Many of the old Disney animators found their work on “Song of the South” (in re-release, citywide) more enjoyable than any other film, and it’s easy to understand why. Their adaptations of Br’er Rabbit, Br’er Fox and Br’er Bear from Joel Chandler Harris’ “Uncle Remus” stories rank among the most vivid cartoon personalities the studio ever created.
When the wily Br’er Rabbit schemes to outwit the other two, he concentrates so intensely that every line in his body seems to be thinking. Similarly, Br’er Fox’s gestures emphasize his excitable, too-smart-for-his-own-good personality, and Br’er Bear’s ponderous motions demonstrate his monumental stupidity. While the vocal performances are uniformly excellent, these characters are so well animated, they can communicate thoughts and moods to the audience through pure pantomime.
“Song of the South” (1946) represented Walt Disney’s first attempt to make a feature film that included extensive, dramatic live-action footage. The animation is reduced to illustrations of three stories told by Uncle Remus (James Baskett).
He tells the stories to entertain Johnny (Bobby Driscoll), a lonely rich boy who’s been left at the plantation with his mother (Ruth Warrick) and grandmother (Lucille Watson). Johnny befriends Toby (Glen Leedy), a black child, and Ginny (Luana Patten), a poor white girl, but his real source of comfort and solace remains Uncle Remus. (Baskett received a special Oscar for his extraordinarily sympathetic portrayal.) From the Br’er Rabbit stories, Johnny learns how to cope with his adversaries--notably his priggish mother and Ginny’s hooligan brothers.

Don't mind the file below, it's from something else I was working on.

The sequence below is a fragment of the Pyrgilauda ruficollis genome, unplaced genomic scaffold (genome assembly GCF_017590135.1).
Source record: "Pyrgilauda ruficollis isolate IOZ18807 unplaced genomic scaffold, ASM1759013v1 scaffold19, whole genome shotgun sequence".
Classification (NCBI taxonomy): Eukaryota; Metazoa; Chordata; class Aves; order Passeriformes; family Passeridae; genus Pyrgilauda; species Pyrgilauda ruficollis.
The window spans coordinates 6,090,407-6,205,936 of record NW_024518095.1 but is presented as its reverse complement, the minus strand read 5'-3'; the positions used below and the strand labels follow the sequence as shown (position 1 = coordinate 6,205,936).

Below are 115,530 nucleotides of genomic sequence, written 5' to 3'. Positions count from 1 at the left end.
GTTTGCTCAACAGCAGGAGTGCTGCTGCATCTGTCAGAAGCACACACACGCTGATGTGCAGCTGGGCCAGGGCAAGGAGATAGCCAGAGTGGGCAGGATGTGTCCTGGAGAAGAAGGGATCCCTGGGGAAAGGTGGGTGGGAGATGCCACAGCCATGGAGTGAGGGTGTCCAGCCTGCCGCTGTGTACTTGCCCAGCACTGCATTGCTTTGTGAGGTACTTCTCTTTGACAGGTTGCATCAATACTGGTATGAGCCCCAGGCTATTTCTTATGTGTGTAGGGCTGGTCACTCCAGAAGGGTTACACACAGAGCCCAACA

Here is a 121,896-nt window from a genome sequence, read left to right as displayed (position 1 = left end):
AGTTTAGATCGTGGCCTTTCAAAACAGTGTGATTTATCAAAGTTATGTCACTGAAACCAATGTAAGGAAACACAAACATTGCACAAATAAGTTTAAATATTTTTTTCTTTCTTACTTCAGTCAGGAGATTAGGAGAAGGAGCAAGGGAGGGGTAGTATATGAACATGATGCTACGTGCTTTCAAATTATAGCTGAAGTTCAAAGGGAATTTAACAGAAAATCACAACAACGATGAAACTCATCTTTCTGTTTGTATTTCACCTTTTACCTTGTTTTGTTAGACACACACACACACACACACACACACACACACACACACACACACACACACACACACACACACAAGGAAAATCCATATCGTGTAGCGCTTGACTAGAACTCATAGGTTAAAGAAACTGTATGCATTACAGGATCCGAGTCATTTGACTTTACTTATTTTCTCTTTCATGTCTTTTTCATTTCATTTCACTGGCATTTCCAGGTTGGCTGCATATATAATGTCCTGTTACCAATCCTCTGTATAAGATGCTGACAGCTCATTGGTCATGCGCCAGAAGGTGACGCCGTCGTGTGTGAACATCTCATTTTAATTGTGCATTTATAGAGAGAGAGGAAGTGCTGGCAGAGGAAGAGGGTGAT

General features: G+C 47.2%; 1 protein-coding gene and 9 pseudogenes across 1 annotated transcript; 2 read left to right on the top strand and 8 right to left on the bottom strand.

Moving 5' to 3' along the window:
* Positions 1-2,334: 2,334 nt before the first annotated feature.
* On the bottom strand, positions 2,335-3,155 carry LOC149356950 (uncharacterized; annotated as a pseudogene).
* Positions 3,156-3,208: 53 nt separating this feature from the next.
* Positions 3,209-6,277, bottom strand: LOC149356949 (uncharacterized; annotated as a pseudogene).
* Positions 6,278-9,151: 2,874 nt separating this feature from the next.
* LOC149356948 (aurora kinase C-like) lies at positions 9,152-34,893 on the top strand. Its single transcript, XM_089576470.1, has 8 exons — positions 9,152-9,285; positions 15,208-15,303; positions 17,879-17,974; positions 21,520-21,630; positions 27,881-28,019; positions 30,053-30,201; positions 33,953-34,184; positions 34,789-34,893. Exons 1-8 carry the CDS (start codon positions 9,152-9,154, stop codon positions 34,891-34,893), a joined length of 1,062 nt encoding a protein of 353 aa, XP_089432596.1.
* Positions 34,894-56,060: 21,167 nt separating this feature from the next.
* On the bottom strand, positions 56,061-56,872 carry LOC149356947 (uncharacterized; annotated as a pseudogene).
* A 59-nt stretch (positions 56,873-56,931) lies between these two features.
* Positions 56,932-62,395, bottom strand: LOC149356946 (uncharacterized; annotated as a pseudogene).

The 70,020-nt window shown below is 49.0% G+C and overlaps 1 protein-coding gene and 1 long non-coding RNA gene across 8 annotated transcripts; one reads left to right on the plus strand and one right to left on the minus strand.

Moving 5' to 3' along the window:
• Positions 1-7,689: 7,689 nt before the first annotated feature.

The film is made up of about 70% live action and 30% animation, which New York Times critic Bosley Crowther remarked was “the ratio of its mediocrity to its charm"--a judgment that the intervening 40 years have only confirmed. The rather weak story line seems overly melodramatic, especially the scene in which Johnny is recalled from the brink of death by another of Uncle Remus’ stories.
Even more dated are the depictions of the black characters: The film is very much a ‘40s Hollywood vision of the Ole South. The field hands march to and from work in neatly pressed work clothes, singing elaborate choral arrangements of spirituals. Although Uncle Remus is permitted to exchange a conspiratorial wink with the shrewd old grandmother, he and Toby remain passive characters who patiently endure scoldings for things that aren’t their fault.
The live action and animation are blended with a technical polish that astonished audiences in 1946, and remains impressive today. Uncle Remus appears to walk through a cartoon world, where he interacts casually and naturally with the animated characters. Cartoon birds and butterflies perch on his shoulders; when he casts a real fishing pole, the animated line lands in real water with an animated splash.
“Song of the South” is essentially a nostalgic valentine to a past that never existed, and within those limits, it offers a pleasant, family diversion for holiday afternoons when the children get restless.